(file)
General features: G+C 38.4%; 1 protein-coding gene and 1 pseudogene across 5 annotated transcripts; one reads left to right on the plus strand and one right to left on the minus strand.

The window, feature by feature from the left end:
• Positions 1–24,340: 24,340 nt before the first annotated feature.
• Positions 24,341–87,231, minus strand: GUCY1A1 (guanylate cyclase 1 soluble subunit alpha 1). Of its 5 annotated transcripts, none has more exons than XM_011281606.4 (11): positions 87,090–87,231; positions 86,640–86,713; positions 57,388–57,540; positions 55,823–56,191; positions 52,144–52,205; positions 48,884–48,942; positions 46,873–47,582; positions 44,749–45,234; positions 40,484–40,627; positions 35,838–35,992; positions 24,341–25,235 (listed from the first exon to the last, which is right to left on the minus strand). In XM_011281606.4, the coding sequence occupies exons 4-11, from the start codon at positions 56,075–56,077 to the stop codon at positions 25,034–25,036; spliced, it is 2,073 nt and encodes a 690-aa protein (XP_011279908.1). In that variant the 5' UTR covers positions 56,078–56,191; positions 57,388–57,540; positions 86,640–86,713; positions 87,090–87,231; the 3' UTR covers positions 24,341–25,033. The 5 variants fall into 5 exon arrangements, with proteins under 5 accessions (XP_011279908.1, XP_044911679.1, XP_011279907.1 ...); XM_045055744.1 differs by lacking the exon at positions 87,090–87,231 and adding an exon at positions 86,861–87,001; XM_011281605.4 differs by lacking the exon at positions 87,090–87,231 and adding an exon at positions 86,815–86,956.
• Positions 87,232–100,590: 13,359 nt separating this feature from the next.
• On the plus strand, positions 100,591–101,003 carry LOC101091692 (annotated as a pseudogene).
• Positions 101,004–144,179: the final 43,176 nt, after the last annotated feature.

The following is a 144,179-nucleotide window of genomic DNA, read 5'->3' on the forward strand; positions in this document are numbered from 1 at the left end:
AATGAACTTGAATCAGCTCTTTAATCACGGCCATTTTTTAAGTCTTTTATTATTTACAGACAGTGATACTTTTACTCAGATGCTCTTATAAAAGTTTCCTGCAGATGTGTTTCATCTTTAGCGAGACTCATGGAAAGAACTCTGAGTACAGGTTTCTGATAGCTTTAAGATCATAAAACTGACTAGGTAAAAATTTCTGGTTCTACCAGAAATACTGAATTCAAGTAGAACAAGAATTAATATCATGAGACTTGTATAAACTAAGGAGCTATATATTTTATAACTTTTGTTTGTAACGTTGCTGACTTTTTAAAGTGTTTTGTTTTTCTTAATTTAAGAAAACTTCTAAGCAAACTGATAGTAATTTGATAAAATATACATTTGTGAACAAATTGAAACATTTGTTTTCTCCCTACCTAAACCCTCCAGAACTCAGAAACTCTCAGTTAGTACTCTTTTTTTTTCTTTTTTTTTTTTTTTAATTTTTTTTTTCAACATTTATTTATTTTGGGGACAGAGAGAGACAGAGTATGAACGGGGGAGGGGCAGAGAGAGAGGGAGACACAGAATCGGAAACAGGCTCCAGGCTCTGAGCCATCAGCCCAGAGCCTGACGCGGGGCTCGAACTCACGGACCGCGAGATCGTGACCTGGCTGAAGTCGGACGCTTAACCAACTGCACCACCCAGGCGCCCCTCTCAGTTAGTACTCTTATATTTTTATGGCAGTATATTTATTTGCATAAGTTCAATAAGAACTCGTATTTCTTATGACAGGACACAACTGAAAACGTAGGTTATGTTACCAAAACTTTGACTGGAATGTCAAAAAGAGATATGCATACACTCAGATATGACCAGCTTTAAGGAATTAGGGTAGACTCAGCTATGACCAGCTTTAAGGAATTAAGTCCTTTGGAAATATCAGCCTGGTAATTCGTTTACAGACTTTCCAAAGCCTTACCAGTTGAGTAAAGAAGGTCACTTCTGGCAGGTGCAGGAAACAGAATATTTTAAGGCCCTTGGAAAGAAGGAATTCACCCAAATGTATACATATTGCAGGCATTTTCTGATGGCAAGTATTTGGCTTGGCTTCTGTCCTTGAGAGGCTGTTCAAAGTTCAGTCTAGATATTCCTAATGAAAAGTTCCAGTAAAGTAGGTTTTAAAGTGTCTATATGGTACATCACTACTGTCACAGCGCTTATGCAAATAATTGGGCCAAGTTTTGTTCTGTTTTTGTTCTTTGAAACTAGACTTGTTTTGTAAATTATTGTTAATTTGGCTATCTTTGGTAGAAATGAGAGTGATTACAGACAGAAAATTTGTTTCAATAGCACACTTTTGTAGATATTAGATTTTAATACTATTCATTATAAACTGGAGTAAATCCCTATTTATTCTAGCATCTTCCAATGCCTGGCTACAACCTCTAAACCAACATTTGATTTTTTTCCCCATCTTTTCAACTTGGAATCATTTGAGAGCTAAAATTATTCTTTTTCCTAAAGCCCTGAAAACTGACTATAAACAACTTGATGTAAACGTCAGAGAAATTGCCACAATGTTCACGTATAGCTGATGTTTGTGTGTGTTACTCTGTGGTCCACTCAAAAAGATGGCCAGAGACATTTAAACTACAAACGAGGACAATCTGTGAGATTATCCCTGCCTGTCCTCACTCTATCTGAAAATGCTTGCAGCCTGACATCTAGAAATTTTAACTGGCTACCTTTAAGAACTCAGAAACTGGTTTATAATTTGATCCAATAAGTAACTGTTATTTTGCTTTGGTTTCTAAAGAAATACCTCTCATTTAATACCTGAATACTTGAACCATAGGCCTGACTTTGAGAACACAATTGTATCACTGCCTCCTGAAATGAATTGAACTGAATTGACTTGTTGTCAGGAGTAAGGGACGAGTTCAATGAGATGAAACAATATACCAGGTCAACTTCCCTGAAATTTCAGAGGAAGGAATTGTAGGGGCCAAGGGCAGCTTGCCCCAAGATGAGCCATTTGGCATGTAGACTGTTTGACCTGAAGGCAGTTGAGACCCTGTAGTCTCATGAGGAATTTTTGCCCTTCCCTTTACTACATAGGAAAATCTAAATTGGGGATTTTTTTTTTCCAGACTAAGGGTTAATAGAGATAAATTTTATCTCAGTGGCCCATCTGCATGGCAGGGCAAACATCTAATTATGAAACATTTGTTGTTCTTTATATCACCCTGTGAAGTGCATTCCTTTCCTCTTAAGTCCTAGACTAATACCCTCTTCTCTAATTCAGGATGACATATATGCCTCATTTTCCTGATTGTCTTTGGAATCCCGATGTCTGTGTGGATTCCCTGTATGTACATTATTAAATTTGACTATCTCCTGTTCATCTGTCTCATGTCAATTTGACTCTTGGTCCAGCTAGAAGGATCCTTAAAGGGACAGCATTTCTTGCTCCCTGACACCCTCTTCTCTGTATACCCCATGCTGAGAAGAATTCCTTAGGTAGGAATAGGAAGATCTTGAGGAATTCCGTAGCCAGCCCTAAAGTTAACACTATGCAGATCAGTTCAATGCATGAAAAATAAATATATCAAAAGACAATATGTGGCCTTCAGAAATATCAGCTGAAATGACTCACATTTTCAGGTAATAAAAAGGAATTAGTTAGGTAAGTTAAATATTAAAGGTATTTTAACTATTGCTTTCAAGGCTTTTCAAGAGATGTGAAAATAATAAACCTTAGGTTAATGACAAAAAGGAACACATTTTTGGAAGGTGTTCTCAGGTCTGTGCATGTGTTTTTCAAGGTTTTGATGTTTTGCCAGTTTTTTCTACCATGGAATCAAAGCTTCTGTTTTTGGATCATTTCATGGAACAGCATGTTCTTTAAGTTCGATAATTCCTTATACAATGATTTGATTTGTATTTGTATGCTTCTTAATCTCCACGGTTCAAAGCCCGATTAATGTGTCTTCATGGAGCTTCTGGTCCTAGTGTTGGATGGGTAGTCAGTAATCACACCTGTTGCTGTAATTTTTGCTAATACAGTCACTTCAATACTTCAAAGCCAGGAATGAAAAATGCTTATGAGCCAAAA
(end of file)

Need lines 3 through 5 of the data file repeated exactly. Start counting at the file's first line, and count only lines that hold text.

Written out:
• Positions 1–24,340: 24,340 nt before the first annotated feature.
• Positions 24,341–87,231, minus strand: GUCY1A1 (guanylate cyclase 1 soluble subunit alpha 1). Of its 5 annotated transcripts, none has more exons than XM_011281606.4 (11): positions 87,090–87,231; positions 86,640–86,713; positions 57,388–57,540; positions 55,823–56,191; positions 52,144–52,205; positions 48,884–48,942; positions 46,873–47,582; positions 44,749–45,234; positions 40,484–40,627; positions 35,838–35,992; positions 24,341–25,235 (listed from the first exon to the last, which is right to left on the minus strand). In XM_011281606.4, the coding sequence occupies exons 4-11, from the start codon at positions 56,075–56,077 to the stop codon at positions 25,034–25,036; spliced, it is 2,073 nt and encodes a 690-aa protein (XP_011279908.1). In that variant the 5' UTR covers positions 56,078–56,191; positions 57,388–57,540; positions 86,640–86,713; positions 87,090–87,231; the 3' UTR covers positions 24,341–25,033. The 5 variants fall into 5 exon arrangements, with proteins under 5 accessions (XP_011279908.1, XP_044911679.1, XP_011279907.1 ...); XM_045055744.1 differs by lacking the exon at positions 87,090–87,231 and adding an exon at positions 86,861–87,001; XM_011281605.4 differs by lacking the exon at positions 87,090–87,231 and adding an exon at positions 86,815–86,956.
• Positions 87,232–100,590: 13,359 nt separating this feature from the next.